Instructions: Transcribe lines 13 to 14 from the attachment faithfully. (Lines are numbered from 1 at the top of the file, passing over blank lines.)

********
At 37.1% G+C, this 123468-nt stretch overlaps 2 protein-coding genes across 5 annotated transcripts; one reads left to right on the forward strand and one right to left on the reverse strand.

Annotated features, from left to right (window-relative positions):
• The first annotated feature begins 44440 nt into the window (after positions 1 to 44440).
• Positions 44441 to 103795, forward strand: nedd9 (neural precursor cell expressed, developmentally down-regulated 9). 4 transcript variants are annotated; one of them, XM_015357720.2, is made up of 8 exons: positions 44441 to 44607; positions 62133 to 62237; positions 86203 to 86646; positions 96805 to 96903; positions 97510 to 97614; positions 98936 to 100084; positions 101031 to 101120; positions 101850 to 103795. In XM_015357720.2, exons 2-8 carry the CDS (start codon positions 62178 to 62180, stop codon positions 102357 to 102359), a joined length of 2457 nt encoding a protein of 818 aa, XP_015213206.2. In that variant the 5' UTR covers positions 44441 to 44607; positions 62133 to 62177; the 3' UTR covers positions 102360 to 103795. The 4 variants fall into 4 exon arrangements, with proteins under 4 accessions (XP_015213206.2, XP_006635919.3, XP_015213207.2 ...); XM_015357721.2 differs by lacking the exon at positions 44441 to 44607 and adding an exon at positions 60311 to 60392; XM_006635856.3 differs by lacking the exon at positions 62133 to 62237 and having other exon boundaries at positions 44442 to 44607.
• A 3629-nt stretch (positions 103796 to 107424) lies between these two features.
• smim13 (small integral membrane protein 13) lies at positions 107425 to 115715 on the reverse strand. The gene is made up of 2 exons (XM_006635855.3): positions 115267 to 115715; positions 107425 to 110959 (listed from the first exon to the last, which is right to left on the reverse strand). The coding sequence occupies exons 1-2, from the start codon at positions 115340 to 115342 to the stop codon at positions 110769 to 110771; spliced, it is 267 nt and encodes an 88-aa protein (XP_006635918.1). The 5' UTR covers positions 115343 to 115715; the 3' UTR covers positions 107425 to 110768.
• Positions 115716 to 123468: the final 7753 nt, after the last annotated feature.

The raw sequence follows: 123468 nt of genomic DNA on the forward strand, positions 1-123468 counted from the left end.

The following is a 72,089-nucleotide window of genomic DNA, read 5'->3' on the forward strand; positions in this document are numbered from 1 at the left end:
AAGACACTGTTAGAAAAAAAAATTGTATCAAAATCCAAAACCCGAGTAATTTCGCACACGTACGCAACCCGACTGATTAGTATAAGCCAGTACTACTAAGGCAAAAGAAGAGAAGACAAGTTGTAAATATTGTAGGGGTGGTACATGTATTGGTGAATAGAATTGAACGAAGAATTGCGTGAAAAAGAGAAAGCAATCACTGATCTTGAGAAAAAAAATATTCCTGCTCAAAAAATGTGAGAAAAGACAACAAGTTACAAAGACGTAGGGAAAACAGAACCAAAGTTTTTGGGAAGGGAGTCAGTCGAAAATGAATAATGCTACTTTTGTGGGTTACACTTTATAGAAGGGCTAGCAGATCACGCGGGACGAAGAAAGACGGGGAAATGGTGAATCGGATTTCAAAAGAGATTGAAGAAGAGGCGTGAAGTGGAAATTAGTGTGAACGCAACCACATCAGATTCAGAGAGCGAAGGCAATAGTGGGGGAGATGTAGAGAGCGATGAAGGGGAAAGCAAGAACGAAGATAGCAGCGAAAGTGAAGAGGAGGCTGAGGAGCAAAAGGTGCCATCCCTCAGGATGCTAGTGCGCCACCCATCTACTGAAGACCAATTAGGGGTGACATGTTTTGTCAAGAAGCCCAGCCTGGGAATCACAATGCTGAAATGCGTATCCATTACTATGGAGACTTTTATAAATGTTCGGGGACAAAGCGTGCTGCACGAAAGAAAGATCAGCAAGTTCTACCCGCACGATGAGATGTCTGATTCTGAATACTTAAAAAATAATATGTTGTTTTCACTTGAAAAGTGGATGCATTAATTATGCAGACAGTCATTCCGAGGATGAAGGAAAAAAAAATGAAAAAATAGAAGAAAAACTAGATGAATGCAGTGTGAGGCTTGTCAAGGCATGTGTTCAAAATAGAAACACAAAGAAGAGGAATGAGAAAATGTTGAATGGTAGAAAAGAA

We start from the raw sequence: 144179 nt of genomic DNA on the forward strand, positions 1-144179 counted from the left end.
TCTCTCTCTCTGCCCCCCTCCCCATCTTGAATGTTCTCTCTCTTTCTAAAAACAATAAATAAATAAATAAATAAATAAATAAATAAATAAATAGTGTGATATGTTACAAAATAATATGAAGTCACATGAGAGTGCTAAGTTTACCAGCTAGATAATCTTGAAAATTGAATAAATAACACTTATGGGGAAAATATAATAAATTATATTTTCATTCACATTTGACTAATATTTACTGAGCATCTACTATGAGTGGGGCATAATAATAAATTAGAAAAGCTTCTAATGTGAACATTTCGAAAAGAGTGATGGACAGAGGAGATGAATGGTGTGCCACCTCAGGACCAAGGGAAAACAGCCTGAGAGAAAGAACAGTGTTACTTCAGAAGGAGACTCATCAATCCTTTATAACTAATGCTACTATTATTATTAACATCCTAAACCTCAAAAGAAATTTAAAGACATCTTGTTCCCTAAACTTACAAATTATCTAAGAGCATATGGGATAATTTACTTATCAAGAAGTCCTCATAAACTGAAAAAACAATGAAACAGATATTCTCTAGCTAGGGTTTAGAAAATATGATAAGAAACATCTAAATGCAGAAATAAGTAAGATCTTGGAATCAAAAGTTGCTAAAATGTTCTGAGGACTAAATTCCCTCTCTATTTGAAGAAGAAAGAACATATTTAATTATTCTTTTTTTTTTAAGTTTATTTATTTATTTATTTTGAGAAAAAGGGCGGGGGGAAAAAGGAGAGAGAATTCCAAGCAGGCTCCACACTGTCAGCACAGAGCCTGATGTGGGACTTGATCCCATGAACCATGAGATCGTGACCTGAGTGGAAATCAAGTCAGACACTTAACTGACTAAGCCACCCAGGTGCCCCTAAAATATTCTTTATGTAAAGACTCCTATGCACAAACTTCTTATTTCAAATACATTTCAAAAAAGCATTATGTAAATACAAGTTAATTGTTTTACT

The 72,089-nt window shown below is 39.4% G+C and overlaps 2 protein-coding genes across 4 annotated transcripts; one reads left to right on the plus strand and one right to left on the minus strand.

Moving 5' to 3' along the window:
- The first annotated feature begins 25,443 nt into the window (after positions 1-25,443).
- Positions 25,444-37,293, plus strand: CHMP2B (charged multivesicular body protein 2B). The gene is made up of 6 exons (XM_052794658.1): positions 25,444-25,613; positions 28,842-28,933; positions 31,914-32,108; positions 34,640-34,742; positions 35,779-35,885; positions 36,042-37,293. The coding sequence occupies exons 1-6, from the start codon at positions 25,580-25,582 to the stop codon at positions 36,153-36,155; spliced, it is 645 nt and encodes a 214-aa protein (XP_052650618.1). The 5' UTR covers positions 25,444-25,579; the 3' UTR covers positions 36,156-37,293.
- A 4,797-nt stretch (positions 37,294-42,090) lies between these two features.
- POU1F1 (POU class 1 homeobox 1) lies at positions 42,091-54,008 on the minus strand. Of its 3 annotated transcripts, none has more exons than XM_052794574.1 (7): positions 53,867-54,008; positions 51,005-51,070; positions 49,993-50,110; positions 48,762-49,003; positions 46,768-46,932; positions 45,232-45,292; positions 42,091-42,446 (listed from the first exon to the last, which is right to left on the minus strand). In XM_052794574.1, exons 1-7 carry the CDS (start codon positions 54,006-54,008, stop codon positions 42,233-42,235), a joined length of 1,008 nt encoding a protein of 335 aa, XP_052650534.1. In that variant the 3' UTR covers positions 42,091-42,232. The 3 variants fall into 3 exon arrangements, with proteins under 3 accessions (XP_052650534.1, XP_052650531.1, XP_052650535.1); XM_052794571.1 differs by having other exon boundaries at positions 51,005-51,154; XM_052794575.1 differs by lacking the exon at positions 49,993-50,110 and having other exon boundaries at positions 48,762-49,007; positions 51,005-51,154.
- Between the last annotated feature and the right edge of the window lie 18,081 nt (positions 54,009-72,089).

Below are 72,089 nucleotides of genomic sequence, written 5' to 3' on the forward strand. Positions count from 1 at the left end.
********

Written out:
The 72,089-nt window shown below is 39.4% G+C and overlaps 2 protein-coding genes across 4 annotated transcripts; one reads left to right on the plus strand and one right to left on the minus strand.

Moving 5' to 3' along the window: